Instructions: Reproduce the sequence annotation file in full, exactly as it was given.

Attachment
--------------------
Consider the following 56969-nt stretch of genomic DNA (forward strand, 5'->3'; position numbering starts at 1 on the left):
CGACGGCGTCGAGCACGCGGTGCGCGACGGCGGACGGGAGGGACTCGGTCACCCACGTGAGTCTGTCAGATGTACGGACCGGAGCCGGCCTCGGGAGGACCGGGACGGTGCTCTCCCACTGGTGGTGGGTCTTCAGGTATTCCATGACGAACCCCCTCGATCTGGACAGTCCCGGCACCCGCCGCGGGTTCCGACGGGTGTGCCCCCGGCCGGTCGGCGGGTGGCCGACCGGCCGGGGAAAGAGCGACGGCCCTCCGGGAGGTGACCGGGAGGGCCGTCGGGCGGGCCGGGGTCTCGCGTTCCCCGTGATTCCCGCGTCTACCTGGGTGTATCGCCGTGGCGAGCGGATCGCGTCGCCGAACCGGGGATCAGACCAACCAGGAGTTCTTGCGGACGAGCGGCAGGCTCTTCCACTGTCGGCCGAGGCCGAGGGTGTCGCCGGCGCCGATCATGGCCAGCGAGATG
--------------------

Consider the following 56969-nt stretch of genomic DNA (forward strand, 5'->3'; position numbering starts at 1 on the left):
CGACGGCGTCGAGCACGCGGTGCGCGACGGCGGACGGGAGGGACTCGGTCACCCACGTGAGTCTGTCAGATGTACGGACCGGAGCCGGCCTCGGGAGGACCGGGACGGTGCTCTCCCACTGGTGGTGGGTCTTCAGGTATTCCATGACGAACCCCCTCGATCTGGACAGTCCCGGCACCCGCCGCGGGTTCCGACGGGTGTGCCCCCGGCCGGTCGGCGGGTGGCCGACCGGCCGGGGAAAGAGCGACGGCCCTCCGGGAGGTGACCGGGAGGGCCGTCGGGCGGGCCGGGGTCTCGCGTTCCCCGTGATTCCCGCGTCTACCTGGGTGTATCGCCGTGGCGAGCGGATCGCGTCGCCGAACCGGGGATCAGACCAACCAGGAGTTCTTGCGGACGAGCGGCAGGCTCTTCCACTGTCGGCCGAGGCCGAGGGTGTCGCCGGCGCCGATCATGGCCAGCGAGATG